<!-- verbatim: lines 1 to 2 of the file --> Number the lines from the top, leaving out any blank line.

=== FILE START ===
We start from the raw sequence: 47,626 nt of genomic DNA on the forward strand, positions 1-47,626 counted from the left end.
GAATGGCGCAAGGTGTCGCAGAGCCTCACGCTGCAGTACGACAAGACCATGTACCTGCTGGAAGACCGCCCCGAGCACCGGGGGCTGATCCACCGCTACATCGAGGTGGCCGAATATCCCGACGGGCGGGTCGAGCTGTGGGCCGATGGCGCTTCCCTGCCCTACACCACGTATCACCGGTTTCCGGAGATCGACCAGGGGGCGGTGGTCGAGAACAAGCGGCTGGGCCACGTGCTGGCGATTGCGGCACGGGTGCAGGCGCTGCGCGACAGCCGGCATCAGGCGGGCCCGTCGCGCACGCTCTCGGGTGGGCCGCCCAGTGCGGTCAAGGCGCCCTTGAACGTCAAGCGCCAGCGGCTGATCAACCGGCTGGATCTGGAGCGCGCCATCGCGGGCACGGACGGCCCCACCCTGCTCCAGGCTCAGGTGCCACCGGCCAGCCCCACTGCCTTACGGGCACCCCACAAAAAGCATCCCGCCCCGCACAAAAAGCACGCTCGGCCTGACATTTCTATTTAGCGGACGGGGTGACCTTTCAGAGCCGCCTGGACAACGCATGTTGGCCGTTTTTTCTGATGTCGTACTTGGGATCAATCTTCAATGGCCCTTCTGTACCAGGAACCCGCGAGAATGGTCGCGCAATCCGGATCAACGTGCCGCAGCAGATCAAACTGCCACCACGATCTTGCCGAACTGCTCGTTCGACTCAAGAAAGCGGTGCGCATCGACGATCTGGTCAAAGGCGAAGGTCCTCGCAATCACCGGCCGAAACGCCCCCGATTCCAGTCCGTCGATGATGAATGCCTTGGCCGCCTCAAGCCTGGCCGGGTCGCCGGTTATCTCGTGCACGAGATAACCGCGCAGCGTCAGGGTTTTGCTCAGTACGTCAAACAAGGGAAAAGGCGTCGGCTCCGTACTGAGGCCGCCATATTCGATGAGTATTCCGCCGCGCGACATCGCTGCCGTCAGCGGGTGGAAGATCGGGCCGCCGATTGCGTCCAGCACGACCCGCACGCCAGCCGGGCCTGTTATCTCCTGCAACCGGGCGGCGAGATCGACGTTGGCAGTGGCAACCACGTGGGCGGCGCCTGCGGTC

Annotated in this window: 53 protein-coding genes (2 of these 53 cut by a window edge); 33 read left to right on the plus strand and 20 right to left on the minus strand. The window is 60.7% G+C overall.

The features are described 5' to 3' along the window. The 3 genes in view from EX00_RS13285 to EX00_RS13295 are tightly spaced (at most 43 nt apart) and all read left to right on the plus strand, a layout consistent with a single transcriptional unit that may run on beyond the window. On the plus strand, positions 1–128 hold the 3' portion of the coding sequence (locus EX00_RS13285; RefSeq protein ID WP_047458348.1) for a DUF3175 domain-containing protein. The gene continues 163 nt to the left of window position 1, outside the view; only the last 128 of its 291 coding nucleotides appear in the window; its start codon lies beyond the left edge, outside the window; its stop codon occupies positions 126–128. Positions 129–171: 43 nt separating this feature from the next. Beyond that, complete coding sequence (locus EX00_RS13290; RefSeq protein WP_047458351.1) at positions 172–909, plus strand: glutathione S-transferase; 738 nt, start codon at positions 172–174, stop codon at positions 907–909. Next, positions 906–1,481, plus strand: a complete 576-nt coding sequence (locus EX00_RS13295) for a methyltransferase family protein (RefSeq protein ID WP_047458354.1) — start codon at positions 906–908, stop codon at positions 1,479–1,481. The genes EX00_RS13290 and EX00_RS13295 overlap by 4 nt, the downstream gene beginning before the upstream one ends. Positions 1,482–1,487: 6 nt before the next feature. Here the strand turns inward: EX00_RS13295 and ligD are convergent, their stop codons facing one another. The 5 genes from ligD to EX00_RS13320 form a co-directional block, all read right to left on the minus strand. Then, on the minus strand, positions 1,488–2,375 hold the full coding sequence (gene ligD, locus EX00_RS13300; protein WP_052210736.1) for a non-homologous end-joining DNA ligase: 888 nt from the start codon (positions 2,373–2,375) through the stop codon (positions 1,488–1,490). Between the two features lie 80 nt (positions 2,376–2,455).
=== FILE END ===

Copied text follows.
We start from the raw sequence: 47,626 nt of genomic DNA on the forward strand, positions 1-47,626 counted from the left end.
GAATGGCGCAAGGTGTCGCAGAGCCTCACGCTGCAGTACGACAAGACCATGTACCTGCTGGAAGACCGCCCCGAGCACCGGGGGCTGATCCACCGCTACATCGAGGTGGCCGAATATCCCGACGGGCGGGTCGAGCTGTGGGCCGATGGCGCTTCCCTGCCCTACACCACGTATCACCGGTTTCCGGAGATCGACCAGGGGGCGGTGGTCGAGAACAAGCGGCTGGGCCACGTGCTGGCGATTGCGGCACGGGTGCAGGCGCTGCGCGACAGCCGGCATCAGGCGGGCCCGTCGCGCACGCTCTCGGGTGGGCCGCCCAGTGCGGTCAAGGCGCCCTTGAACGTCAAGCGCCAGCGGCTGATCAACCGGCTGGATCTGGAGCGCGCCATCGCGGGCACGGACGGCCCCACCCTGCTCCAGGCTCAGGTGCCACCGGCCAGCCCCACTGCCTTACGGGCACCCCACAAAAAGCATCCCGCCCCGCACAAAAAGCACGCTCGGCCTGACATTTCTATTTAGCGGACGGGGTGACCTTTCAGAGCCGCCTGGACAACGCATGTTGGCCGTTTTTTCTGATGTCGTACTTGGGATCAATCTTCAATGGCCCTTCTGTACCAGGAACCCGCGAGAATGGTCGCGCAATCCGGATCAACGTGCCGCAGCAGATCAAACTGCCACCACGATCTTGCCGAACTGCTCGTTCGACTCAAGAAAGCGGTGCGCATCGACGATCTGGTCAAAGGCGAAGGTCCTCGCAATCACCGGCCGAAACGCCCCCGATTCCAGTCCGTCGATGATGAATGCCTTGGCCGCCTCAAGCCTGGCCGGGTCGCCGGTTATCTCGTGCACGAGATAACCGCGCAGCGTCAGGGTTTTGCTCAGTACGTCAAACAAGGGAAAAGGCGTCGGCTCCGTACTGAGGCCGCCATATTCGATGAGTATTCCGCCGCGCGACATCGCTGCCGTCAGCGGGTGGAAGATCGGGCCGCCGATTGCGTCCAGCACGACCCGCACGCCAGCCGGGCCTGTTATCTCCTGCAACCGGGCGGCGAGATCGACGTTGGCAGTGGCAACCACGTGGGCGGCGCCTGCGGTC